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Does Paul Ryan’s Budget Put Democrats at a Disadvantage?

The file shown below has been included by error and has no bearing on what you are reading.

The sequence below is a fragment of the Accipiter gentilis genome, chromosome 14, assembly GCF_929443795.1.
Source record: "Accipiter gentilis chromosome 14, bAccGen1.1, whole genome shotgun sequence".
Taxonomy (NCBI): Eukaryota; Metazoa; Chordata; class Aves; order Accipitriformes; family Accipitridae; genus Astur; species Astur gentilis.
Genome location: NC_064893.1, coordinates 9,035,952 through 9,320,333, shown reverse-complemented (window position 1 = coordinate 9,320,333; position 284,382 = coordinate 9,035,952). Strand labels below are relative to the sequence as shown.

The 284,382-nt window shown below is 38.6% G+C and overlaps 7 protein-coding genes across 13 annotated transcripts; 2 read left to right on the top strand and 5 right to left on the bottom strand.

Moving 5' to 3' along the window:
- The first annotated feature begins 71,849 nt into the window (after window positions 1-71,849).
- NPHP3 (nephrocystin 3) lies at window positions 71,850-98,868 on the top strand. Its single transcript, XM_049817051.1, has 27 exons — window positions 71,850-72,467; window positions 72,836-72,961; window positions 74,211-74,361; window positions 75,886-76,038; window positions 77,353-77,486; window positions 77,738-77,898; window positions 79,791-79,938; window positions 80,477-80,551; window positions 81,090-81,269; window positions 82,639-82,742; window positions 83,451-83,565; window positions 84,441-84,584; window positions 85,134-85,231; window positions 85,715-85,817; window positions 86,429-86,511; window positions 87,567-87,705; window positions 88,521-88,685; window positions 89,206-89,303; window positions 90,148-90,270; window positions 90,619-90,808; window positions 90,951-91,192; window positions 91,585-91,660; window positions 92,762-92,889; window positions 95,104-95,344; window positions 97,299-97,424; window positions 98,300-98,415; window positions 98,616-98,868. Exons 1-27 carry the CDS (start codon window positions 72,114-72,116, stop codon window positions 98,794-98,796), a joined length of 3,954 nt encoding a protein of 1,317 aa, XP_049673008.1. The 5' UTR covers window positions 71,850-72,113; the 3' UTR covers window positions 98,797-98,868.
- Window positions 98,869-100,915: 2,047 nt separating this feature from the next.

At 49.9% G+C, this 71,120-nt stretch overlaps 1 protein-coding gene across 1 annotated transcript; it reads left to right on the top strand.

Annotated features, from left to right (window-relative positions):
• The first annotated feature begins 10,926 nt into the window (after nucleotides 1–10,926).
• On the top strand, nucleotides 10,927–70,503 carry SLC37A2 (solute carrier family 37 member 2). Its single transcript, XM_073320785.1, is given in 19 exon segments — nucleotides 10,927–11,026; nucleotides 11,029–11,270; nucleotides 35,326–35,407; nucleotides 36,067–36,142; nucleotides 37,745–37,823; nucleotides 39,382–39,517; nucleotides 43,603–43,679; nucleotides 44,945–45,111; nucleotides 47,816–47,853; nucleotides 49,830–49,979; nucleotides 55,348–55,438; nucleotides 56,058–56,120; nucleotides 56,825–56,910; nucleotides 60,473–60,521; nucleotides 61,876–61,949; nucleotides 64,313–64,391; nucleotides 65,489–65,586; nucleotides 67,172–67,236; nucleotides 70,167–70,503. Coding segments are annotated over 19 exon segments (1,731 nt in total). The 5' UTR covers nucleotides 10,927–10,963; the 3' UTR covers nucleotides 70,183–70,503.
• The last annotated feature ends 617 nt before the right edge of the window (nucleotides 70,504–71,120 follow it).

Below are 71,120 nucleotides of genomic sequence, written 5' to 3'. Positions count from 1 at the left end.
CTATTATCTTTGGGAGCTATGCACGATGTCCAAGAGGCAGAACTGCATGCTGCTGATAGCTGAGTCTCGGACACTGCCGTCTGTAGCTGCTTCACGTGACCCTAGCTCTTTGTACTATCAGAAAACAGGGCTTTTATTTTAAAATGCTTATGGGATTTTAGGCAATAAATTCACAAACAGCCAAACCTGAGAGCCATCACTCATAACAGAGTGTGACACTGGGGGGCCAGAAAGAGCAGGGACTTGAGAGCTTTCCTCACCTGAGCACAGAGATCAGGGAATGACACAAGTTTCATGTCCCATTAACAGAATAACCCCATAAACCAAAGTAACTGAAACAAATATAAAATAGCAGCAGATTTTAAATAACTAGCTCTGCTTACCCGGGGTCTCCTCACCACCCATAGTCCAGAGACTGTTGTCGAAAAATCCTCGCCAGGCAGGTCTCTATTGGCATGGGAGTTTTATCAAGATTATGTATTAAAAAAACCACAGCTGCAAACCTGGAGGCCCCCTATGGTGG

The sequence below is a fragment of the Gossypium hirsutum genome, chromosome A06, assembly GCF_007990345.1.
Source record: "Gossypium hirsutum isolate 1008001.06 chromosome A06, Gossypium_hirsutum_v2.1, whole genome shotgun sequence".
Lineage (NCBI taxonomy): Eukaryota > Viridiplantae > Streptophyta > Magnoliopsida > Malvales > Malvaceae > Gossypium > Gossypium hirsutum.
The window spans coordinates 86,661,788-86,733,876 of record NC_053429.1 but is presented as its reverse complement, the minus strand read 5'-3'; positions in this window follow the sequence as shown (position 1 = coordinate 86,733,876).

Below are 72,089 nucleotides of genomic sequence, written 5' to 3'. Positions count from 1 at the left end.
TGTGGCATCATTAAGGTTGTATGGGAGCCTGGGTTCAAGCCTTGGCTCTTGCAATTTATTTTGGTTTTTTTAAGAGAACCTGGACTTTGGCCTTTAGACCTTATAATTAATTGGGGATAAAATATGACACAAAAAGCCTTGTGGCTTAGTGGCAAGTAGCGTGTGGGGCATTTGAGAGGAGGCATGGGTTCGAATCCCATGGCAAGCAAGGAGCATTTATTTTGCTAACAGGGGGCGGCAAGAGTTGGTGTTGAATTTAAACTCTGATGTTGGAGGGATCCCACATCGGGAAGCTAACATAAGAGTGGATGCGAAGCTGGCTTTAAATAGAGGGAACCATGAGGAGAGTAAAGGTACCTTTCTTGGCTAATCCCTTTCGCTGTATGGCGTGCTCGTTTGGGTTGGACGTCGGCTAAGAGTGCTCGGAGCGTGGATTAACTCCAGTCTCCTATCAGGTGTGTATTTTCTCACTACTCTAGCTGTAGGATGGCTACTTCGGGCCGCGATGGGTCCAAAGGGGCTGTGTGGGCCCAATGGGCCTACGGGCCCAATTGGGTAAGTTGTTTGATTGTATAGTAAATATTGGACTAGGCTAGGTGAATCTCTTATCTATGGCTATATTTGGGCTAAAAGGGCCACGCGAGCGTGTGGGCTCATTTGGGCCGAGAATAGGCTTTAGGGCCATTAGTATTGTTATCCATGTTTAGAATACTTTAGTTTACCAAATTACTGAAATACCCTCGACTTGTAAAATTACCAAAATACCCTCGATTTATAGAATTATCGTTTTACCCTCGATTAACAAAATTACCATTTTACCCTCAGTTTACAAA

Conventional wisdom says that whoever frames an issue first has the advantage over his opponents.  So, does Paul Ryan’s first offer of the budget give him the advantage over Obama and the Democrats?  When it comes to negotiation, most business execs say that you should never make the first offer.  When the other party makes the first offer, it provides valuable information and tells you where they’re coming from. But there is also a large school of execs who say that you should always make the first offer because that will establish an anchor.  When you make the first offer, the anchor gives you control of the dialogue and makes it far more possible to negotiate on your own terms.  Pundits from the leading newspapers and cable channels tend to argue with the latter group of execs. They say that by waiting for the Republicans, Obama has lost leadership of the budget and given it over to the Republicans.  That, of course, sets up a conflict and makes for good press.The right answer to my question is hardly surprising to those who know a trick question when they see it: It all depends.  Although the person who makes the first proposal focuses the other negotiators’ attention and expectations, the most important issue is how much information you have about your opponents’ interests, proposal, evidence and reasoning. Knowing your opponent’s key values and the point at which an agreement is impossible is just one major issue.  On the flip side, negotiators also want as much information as possible about the other’s interests and areas of possible agreement.  Top negotiators refer to that as ZOPA: the zone of possible agreement.  Although the Republicans and pundits like to say that Obama has rolled over, if you’ve paid close attention to his speeches and info from the White House, his reasoning, evidence and proposal have been fairly opaque.  He’s rejected the classic executive approach and let the Republicans frame the issue from their perspective.  Although the Republicans have been fairly open from the get-go, they’ve talked in as many generalities as Obama, until, that is, Ryan put the Republican proposal on the table. Bitch all they want, Obama has the bully pulpit and veto power.  Furthermore, the Republicans are largely in the dark regarding the President’s real interests and perspectives.  Not an enviable position.  So I disagree with Krugman, Dionne and a number of the Democrats about Obama’s strategy.  On balance, and based on negotiating strategy, I believe that Obama has the upper hand.I’d suggest that before the President’s speech on Wednesday PM, you check over some of the best articles from a diverse perspective.  Here are the links for your perusal.David Brooks:  The Ryan Journey.Paul Krugman: Obama is Missing.Ross Douthat: Budgeting for Opportunity.E. J. Dionne: Where’s Obama’s Resolve on the Budget Battle?Fareed Zakaria: The Ryan Budget.The Economist: The Real Fight Begins, and 70 or Bust!Dan Balz: Can Obama cut the budget and keep Democrats happy?Businessweek: The More You Make the Less You Pay.If you want to bone up on negotiation, few can match Malhotra and Bazerman, Negotiation Genius.
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